Sex and Estrogen Therapy and Their Influence on FGF-23 and Phosphate Levels

It is known that estrogen can mitigate menopause-associated urine phosphate retention. A recent cross-sectional study of ambulatory individuals with prevalent cardiovascular disease published in this issue of AJKD explores the role of sex and use of estrogen in phosphate and FGF-23 levels. The author, Dr. Joachim H. Ix (JI) from University of California San Diego, spoke with Dr. Matthew Sparks (eAJKD), web advisory board member, regarding this study.

eAJKD: The data set used in this recently published study comes from the “Heart and Soul Study”. Can you describe what the “Heart and Soul Study”?

JI: This study was designed to look at psychosocial factors and their relationship to cardiovascular disease. The principal investigator was interested in understanding how depression and related disorders influenced cardiovascular disease. The study enrolled about 1000 individuals with known cardiovascular disease and relatively normal kidney function between 2000 and 2002, and collected serum samples and 24-hour urine specimens. The availability of 24-hour urines in a relatively large cohort has been a very valuable source of data for evaluating many things related to kidney function.

eAJKD: What was the major impetus for beginning your study looking at sex, estrogen, and FGF-23 and phosphate levels?

JI: The relationship of high phosphorus levels with vascular calcium deposition and future cardiovascular events in patients with CKD is now well established. What has been exciting to me is that in the last 5 years this relationship has been further extended from patients with CKD to individuals in the general population with normal kidney function. However, factors leading to high phosphorus in the general population are largely unknown.  We have consistently observed that women tend to have higher phosphorus levels than men in the general population, but not until after menopause.

This led us to believe that there might be some protective effect of estrogen on phosphate levels and beyond.

eAJKD: What mechanisms could account for the protective effect of estrogen on phosphate levels?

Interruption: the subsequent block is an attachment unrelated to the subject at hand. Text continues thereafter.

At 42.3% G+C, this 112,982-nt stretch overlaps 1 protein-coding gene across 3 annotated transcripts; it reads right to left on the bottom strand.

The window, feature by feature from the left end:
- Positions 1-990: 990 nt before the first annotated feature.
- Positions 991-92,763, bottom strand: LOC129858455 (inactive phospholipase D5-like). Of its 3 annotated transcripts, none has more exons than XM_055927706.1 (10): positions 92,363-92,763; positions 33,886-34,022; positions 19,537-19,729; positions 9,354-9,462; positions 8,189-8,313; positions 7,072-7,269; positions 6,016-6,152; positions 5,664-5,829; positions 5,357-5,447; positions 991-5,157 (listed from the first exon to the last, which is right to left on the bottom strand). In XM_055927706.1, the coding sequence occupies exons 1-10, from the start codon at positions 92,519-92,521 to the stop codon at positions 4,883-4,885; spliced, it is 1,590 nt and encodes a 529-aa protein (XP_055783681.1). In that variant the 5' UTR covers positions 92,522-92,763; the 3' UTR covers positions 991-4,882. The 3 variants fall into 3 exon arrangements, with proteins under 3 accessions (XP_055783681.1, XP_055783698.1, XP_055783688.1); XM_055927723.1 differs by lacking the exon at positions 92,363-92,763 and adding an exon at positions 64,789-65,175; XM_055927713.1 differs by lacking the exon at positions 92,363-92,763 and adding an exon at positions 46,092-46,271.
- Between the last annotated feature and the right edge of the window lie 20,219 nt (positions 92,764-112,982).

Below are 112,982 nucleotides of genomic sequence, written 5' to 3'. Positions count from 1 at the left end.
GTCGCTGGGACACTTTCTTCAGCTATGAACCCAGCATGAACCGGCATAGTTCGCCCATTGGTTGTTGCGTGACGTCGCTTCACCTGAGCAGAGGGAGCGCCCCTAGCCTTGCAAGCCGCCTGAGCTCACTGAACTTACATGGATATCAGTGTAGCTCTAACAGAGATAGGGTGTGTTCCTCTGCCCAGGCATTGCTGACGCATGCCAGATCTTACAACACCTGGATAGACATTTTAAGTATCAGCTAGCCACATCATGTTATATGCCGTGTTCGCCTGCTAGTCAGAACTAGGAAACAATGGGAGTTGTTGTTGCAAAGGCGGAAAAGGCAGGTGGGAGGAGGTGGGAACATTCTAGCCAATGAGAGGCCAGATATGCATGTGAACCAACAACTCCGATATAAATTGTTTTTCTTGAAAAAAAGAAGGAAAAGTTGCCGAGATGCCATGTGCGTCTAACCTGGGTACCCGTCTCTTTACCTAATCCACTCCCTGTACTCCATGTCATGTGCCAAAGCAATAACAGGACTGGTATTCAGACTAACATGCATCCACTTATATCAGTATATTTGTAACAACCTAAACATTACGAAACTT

JI: Studies using a rat model of CKD have shown that estrogen decreases the NaPi2a cotransporter mRNA and protein levels in the renal proximal tubule. Thus, after menopause when estrogen levels decline, there would be higher NaPi2a transporter levels which could explain the decrease in urinary phosphate excretion and higher serum phosphorus levels. However, it is not clear whether estrogen directly influences urinary phosphorus loss. There are two estrogen receptors in renal proximal tubule cells (ER-alpha and ER-beta). A rat study blocked ER-alpha, but did not ablate the effects of estrogen on urinary phosphorus loss. So, estrogen could potentially interact with ER-beta directly in the kidney, or could influence phosphate excretion through other phosphatonins. This led us to investigate the relationship of sex and the phosphatonin FGF-23, since FGF-23 is now recognized as a key regulator of phosphorus homeostasis.

eAJKD: During your study, were you surprised by anything you learned?

JI: The finding that women not on estrogen therapy had higher FGF-23 levels was unknown at the start of our study. This is surprising because there is a study in a rat model of CKD that suggests that estrogen actually increases FGF-23 production in bone. So, if an older woman not on estrogen therapy has declining estrogen levels, one might expect to see lower FGF-23 levels rather than the higher levels observed in our study. If one were to propose an indirect mechanism by which menopause might lead to phosphate retention through FGF23, one might expect the following scenario: As a woman transitions through menopause she becomes relatively estrogen deficient. Since estrogen stimulates FGF23 production in bone, the declining estrogen levels would lead to decreased FGF-23 and phosphate retention. Our data suggests the opposite. Since post-menopausal women had high FGF23 levels, it seems less likely that low post-menopausal FGF-23 is the dominant cause for high phosphorus levels. Conversely, because prior studies show that phosphate loading leads to high FGF-23 levels, our observations suggest that high FGF23 levels might be increasing in response to high phosphate levels.

eAJKD: How do these findings impact patients?

JI: If high FGF23 induces vascular disease, then higher levels after menopause may partially explain why rates of cardiovascular disease in post-menopausal women begin to approach rates in similarly aged men. With FGF-23, we are dealing with a hormone that induces phosphorus loss and calcitriol deficiency. These could potentially influence post-menopausal bone loss and represent a new mechanism responsible for fractures. These will be important topics for future research as we learn more about phosphorus metabolism in the general population. It will be important to develop prospective studies evaluating these parameters in women over time as they transition through menopause into older age, as our current study was designed as a cross-sectional study with measurements at one point in time.

To view the entire article please visit AJKD.

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